Gavin Williams inquest: Heat illness 'not recognised'
There was no clear assessment of the risk hot weather posed when a soldier was subjected to a "beasting", an inquest has heard.
Pte Gavin Williams, 22, of Hengoed, Caerphilly county, was made to do the intensive exercise as an informal punishment.
He collapsed at Lucknow Barracks, Wiltshire, on one of the hottest days of 2006 and later died.
A heat expert said Pte Williams's heat illness symptoms were not recognised.
The inquest has previously heard Pte Williams was ordered to march and do intensive exercise in a gym as punishment for drunken behaviour and being absent without leave.
Ecstasy was found in his bloodstream when he died and he was likely to have been dehydrated before the "beasting", the hearing has been told.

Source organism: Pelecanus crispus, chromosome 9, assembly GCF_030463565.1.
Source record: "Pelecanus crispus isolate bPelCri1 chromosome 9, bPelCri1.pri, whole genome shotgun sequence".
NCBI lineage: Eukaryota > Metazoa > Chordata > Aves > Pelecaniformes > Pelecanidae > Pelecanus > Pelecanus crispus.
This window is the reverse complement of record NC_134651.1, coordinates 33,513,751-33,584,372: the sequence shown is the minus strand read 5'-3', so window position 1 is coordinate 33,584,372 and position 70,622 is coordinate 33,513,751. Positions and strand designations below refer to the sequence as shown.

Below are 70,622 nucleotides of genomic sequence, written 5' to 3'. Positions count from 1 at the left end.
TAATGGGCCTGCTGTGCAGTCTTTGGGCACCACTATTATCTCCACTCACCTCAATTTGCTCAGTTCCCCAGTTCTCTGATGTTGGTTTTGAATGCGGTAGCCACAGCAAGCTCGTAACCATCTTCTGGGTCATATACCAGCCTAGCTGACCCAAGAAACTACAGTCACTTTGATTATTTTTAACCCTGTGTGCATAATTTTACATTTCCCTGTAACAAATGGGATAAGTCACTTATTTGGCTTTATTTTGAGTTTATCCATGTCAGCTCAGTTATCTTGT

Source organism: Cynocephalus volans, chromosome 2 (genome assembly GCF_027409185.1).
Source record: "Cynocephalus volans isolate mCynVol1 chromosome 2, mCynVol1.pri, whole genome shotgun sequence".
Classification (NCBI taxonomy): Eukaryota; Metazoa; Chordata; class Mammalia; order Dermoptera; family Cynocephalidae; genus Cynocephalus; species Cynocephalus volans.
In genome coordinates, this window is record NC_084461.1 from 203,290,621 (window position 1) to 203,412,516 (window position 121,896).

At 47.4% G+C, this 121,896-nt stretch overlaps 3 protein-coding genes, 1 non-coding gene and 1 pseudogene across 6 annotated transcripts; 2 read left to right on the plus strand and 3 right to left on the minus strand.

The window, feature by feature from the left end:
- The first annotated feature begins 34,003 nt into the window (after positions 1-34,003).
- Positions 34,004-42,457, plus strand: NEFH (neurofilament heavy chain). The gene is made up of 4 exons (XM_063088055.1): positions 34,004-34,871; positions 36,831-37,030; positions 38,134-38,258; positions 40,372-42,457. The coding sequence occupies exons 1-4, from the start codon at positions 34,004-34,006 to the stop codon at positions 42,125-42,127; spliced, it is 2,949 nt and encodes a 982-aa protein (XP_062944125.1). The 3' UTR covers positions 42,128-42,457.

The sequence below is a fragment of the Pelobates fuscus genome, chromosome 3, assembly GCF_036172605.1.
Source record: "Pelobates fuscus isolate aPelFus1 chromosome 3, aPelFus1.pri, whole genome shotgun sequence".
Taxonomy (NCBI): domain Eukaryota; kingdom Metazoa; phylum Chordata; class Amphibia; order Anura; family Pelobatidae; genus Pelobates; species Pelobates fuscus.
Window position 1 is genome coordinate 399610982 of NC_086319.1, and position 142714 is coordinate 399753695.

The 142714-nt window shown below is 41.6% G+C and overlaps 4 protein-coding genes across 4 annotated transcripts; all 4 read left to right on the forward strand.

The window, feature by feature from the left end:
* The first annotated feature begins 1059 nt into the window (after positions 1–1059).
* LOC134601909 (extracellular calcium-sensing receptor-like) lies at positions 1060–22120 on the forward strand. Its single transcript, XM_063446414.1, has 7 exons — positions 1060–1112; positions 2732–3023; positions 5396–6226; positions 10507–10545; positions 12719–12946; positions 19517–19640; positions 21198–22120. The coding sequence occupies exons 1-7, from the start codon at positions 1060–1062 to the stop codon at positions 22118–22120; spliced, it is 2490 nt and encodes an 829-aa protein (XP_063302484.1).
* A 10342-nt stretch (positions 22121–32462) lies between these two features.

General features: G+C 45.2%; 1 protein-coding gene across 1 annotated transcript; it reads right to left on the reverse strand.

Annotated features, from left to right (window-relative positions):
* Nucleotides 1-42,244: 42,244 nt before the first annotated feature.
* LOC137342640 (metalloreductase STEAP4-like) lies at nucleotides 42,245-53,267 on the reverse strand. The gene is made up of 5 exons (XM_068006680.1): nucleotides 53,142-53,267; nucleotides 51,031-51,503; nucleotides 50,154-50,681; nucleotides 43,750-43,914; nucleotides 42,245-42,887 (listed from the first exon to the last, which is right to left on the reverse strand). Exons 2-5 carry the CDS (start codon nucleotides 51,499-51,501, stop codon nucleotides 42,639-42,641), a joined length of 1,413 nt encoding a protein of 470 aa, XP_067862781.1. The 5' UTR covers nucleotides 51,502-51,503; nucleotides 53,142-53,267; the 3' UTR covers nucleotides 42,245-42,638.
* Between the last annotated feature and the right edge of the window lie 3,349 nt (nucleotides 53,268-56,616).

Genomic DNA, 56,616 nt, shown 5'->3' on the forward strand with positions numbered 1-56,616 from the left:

Heat expert Dr Daniel Roiz De Sa said the hot weather risk level on the day Pte Williams died was high, and guidance suggested he should not have been exercising for more than one hour in a 90 minute period.
Previous witnesses disputed how long he was made to exercise, with some suggesting it was for over an hour.
Dr Roiz De Sa told the coroner, Judge Alan Large, there was "no clear assessment of the risk that the environment would have on the exercise of an individual" that day.
The hearing was told a doctor who treated Pte Williams on the day he died had already treated another soldier for heat related illness earlier in the day.
But no information was given to other staff to warn them of the potential risk the hot conditions might have.